Palestinians protest new Israeli security measures at Al-Aqsa mosque

emAA Photo/em
AA Photo

Palestinians packed the narrow alleyways leading to Jerusalem's Al Aqsa mosque Monday, as hundreds prayed at the threshold, refusing to enter for a second day in protest against new Israeli security measures.

Mosque officials told worshipers not to pass through new metal detectors set up at the gates when the holy site reopened Sunday following a two-day closure in response to a deadly shooting inside the compound before Friday prayers.

Palestinians say the security measures change the delicate balance of prayer and visiting rights at the site, known as the status quo.

Mustafa Barghouti, leader of the Palestinian National Initiative, was among the worshipers who protested at Lions Gate, a major entrance to the Old City, after midday prayers.

"[Israelis] broke the protest because they don't want people to be near Al-Aqsa mosque, they don't want their measures to be exposed," he told Anadolu Agency.

"They will not succeed, we will be back for the next prayer and the prayer after that," he said.

"This will be the beginning of a popular Palestinian uprising," Barghouti said, calling on Arab countries to place sanctions on Israel in response.

Muslim worshipers have congregated at two of the main entrances to the mosque for each of the five daily prayers as part of the ongoing protests.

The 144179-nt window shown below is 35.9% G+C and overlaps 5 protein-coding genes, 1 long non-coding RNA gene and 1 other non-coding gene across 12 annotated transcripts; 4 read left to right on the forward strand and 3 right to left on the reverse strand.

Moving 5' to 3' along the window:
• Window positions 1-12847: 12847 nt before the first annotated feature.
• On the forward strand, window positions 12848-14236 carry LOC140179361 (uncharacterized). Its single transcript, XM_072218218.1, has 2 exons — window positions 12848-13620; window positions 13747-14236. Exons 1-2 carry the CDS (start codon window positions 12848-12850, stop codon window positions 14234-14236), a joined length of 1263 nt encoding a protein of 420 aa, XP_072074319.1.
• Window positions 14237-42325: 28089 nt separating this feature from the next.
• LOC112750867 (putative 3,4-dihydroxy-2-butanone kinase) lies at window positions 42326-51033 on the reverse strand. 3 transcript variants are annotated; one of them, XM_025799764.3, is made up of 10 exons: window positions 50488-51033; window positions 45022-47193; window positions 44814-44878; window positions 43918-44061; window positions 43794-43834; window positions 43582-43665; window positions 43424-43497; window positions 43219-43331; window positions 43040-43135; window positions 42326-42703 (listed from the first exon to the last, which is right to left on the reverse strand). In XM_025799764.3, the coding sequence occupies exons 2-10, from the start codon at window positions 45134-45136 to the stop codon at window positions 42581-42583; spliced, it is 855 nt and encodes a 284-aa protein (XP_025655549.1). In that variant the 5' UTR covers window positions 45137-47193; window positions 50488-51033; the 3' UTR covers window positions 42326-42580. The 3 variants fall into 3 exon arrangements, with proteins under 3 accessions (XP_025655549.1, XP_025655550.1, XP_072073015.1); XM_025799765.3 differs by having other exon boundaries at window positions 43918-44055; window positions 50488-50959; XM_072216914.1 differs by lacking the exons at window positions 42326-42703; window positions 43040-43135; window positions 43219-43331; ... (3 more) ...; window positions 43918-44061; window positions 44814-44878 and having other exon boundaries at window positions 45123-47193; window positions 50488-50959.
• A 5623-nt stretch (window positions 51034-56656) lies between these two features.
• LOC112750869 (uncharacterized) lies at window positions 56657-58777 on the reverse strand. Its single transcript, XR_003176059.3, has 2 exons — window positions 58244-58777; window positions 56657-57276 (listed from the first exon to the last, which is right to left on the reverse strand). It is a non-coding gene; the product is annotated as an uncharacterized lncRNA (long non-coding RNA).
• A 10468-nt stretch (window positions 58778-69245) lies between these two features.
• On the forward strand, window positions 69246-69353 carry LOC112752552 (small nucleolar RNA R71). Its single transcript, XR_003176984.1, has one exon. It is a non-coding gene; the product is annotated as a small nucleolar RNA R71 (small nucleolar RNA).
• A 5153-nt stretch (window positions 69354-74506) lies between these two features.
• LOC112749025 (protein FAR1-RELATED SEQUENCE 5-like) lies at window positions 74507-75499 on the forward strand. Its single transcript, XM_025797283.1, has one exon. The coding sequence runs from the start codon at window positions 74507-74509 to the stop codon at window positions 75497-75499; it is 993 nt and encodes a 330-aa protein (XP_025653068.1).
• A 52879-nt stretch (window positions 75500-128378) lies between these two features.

The site is considered exceptionally holy by both Muslims and Jews, who call it the Temple Mount.

Israel closed the holy site on Friday after two Israeli police officers and three Palestinians were killed in a shootout, saying they were searching for weapons.

The attack was condemned by Palestinian President Mahmoud Abbas but the Palestinian Authority has also since criticized Israel's reaction.

Israeli Prime Minister Benjamin Netanyahu announced the installation of metal detectors and other new security measures on Saturday night.

"We will also install security cameras on poles outside the [Al-Aqsa compound] but which give almost complete control over what goes on there. I decided that as of tomorrow, in the framework of our policy of maintaining the status-quo, we will gradually open the Temple Mount, but with increased security measures," he said.

This week Friday prayer was not observed at the Al-Aqsa mosque in Jerusalem for the first time in 50 years after Israel closed the compound following a gun attack that killed two Israeli policemen.

Jordan, the custodian of the compound, also urged Israel to "immediately reopen" the mosque and denounced the violation of rules at Al-Aqsa.

The last time Friday prayers were not held at the mosque was in late August 1969, a day after Michael Rohan, an Australian, set the mosque on fire.

Israel occupied East Jerusalem during the 1967 Middle East War. It later annexed the city in 1980, claiming all of Jerusalem as the Jewish state's "eternal" capital, a move never recognized by the international community.

Sacred to Muslims, Jews and Christians, Jerusalem is home to the Al-Aqsa Mosque, which for Muslims represents the world's third-holiest site.

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